The question of what a performing arts complex can mean to its city is one of the most satisfying in urbanism, because, unlike for a central rail terminus or a regional hospital, there are many, many working answers to it. These examples – from the Met in New York City to Tokyo’s Shimokita District – are each entrenched in their societies in different ways and to different degrees, governed mostly by what the arts means to each society and how they are paid for.
Compared to many famous arts districts and complexes, the Artscape is beset by problems that mark it as a child of both Apartheid spatial planning and of the global planning delusions of its time (it opened in 1971 with a production of the ballet Sylvia after what was to be the première, a new work by Bartho Smit, was banned). It is hardly a venue ‘for the people’ in that only rather highbrow arts are really supported, and it is far from any existing entertainment or nightlife districts or residential neighbourhoods.
The recently-announced expansion plan – of which neither the stated Rand cost nor the completion date should be taken too literally – would see the Artscape buildings become integrated into a precinct that will include new CTICC facilities, an office block, 30 000 square metres of retail space, underground parking, a new, private city hospital and expanded arts facilities – and all with a six-star green rating. The immediate programmatic success of this development is likely to hinge on how well the CTICC is connected to Artscape, and how well that link continues onwards to the MyCiti main station, forming a long and rather tricky L.
Given that the new hospital is likely to be built on a limited budget, the creative remaking of Artscape as it is – with a minimum of expense – will be essential to the future of the complex, which has never functioned as part of a neighbourhood. The envisioned raising of the Artscape Gardens to the level of the elevated freeway is not that kind of intervention, but the revenue generation from the parking to be built underneath it may offset these costs. And yet, for all that it may contain a 25,000-seater arena, it is hard to imagine that Capetonians will find a little-visited park more accessible once it is hoisted up into the sky, at grade with a major freeway.
As for the Artscape complex itself, the rather proud volumes of this modernist icon act as a civic anchor planted on on the reclaimed foreshore. Its brutalist facade is softened on the entrance facades by an array of screens that provide a rich and varied texture, helping to break the building down to a human scale. This is also accomplished through the use of a large and dramatic staircase which leads off from the fore-court. While these all would be features to treasure in a dense urban environment, they are in fact on a windswept plain, adjacent to the massive wind-funnelling cliff of the municipal building.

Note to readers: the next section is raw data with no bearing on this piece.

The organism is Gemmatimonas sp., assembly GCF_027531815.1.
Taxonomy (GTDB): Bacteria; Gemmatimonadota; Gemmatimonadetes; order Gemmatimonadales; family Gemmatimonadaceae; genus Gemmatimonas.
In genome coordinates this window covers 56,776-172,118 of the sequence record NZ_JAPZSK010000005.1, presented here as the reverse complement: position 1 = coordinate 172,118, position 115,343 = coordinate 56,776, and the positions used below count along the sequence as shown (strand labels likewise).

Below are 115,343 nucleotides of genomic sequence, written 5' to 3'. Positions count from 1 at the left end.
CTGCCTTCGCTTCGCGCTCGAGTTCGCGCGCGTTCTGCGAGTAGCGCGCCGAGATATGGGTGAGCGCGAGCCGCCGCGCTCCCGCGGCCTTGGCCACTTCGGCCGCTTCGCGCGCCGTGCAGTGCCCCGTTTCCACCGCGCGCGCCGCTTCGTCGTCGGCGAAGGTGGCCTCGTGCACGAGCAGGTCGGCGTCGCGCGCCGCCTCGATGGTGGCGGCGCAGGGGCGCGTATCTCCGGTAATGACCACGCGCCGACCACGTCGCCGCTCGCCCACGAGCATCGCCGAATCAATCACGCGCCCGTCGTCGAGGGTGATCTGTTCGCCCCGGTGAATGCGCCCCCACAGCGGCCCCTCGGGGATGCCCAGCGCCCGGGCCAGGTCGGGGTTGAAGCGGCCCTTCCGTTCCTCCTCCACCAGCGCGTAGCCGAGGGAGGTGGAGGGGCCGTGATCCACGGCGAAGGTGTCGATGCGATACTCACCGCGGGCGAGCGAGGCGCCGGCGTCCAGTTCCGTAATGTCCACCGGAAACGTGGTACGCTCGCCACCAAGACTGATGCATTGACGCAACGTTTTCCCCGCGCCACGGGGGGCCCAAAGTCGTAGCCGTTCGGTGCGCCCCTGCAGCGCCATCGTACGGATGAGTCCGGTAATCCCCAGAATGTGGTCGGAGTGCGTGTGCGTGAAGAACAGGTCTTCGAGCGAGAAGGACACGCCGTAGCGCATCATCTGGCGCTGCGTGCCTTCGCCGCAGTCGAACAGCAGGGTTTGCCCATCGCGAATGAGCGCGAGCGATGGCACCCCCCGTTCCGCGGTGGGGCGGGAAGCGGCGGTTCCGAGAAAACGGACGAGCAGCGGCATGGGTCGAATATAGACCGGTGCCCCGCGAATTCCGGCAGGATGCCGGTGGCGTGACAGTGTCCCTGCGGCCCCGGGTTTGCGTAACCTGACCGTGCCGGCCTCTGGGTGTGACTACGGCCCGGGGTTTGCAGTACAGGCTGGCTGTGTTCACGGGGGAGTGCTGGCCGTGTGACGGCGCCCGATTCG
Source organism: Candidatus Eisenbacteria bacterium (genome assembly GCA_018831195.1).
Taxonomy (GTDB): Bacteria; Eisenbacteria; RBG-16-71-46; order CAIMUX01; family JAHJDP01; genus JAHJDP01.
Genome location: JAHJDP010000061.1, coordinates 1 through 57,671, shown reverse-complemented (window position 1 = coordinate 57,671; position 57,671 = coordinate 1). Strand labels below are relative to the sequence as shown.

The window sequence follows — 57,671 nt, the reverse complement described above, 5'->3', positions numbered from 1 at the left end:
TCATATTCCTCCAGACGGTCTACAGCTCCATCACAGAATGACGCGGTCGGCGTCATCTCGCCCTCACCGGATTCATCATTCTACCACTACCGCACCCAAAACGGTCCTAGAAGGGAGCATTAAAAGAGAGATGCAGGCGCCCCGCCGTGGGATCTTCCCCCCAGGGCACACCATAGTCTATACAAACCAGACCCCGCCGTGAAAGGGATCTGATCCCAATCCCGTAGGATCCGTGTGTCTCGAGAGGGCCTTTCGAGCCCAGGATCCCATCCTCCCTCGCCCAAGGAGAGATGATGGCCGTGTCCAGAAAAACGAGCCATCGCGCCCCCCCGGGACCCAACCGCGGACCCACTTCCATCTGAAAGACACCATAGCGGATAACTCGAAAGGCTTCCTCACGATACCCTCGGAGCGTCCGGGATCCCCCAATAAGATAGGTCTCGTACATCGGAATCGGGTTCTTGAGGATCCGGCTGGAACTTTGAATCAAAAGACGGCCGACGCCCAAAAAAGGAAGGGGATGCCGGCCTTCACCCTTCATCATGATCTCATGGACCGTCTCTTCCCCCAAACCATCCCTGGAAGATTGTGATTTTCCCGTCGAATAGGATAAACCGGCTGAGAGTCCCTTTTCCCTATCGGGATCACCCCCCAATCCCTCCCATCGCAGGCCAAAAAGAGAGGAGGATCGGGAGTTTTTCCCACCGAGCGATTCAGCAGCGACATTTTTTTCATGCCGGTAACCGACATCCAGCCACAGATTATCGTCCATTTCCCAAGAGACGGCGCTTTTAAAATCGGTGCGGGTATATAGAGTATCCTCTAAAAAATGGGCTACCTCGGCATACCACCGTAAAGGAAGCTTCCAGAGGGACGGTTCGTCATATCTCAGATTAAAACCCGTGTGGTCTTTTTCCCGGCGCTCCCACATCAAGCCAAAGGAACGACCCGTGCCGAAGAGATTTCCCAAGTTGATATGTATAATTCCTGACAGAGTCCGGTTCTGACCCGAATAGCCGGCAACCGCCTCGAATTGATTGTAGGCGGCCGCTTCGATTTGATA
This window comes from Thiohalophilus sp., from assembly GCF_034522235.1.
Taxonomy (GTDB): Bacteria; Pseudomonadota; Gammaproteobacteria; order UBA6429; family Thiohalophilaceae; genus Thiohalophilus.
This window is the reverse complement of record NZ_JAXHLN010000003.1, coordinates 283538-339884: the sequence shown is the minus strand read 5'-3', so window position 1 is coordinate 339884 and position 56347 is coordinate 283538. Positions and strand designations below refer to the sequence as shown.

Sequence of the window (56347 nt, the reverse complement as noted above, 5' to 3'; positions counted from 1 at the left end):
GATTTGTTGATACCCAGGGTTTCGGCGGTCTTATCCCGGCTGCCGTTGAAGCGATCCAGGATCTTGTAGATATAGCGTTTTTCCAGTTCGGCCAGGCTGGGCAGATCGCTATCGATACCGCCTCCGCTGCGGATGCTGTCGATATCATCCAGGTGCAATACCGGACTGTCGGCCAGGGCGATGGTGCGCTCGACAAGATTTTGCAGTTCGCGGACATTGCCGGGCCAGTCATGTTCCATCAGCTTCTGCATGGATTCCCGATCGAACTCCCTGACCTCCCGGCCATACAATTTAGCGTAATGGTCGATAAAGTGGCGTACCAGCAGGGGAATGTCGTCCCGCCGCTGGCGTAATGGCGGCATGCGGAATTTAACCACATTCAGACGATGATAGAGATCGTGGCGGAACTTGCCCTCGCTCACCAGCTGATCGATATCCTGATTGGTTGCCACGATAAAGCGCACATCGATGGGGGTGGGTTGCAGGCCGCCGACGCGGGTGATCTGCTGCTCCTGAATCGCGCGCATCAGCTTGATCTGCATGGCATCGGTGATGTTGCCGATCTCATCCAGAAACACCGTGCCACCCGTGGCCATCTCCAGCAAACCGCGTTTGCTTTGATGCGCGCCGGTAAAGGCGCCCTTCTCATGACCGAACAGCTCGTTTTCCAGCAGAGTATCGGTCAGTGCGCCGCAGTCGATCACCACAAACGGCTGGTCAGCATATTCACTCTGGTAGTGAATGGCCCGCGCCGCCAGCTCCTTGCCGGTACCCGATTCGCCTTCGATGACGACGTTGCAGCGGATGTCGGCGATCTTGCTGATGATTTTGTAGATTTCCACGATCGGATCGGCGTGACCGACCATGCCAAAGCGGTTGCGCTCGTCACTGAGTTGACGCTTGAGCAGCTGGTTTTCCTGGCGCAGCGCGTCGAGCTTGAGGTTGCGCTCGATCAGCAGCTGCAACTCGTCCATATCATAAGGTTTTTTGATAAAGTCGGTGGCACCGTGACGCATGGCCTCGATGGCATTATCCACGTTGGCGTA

Due to its function a building of this type really only attracts visitors in numbers suited to the scale of the Square immediately before and after perfomances, and even then, few linger outside. The location of the building means that no one visits by chance, or en route elsewhere, and the street pattern of the Foreshore means that very few theatregoers come to performances by any mode other than private vehicles.
To bring life and an alternative income to the building should be one of the goals of any regeneration project of the building, but this will require a work of genius, if it is to overcome the basic monumental condition of the Foreshore (wide boulevards, windswept vistas, the huge distances between buildings).
Any successful fix, however, must begin with a plan for wind shielding. The undersides of the walkways surrounding the square might be filled in with restaurants and bars. More and smaller community groups could use subdivided spaces in the complex for rehearsal and performance through the MyCiti link. The construction of a skate park comes to mind, so that a youth sub-culture might interact with a highbrow Other: patrons might watch performances inside before exiting to watch skate performances outside.
By no means can the Artscape continue serving the narrow functions and interests it does now. The excellence of the Artscape Opera, for example, with its nurturing of black and South African talent and its successful home and touring seasons, need not be compromised by the reinvigoration of a centre which all Capetonians pay for.
This is an open question we put to FCT readers: what would a better Artscape look like?
Would it be a haven of calm, with a great bookshop, a quiet wine bar, and a generally cerebral atmosphere – happy for the quiet, all the better to rehearse in? Or might it become a favoured nighttime destination for those slightly older than Long Street’s target demographic, where good restaurants both cheap and dear bustle in between many performances – all overlapping in time if not space – of everything from Opera to hiphop?
By Brett Petzer and Robert Bowen
Latest posts by Brett Petzer (see all)
- FUTURE CAPE TOWN | African architecture and the future African city – A review of the Design Africa symposium – August 31, 2015
- Young Urbanists Film Night: Apartheid propaganda planning fims – May 18, 2015
- Power to the cities – but what about the rest? – September 30, 2014
- Training – March 12, 2014
- Two Wheels Good, Four Wheels Bad? – March 3, 2014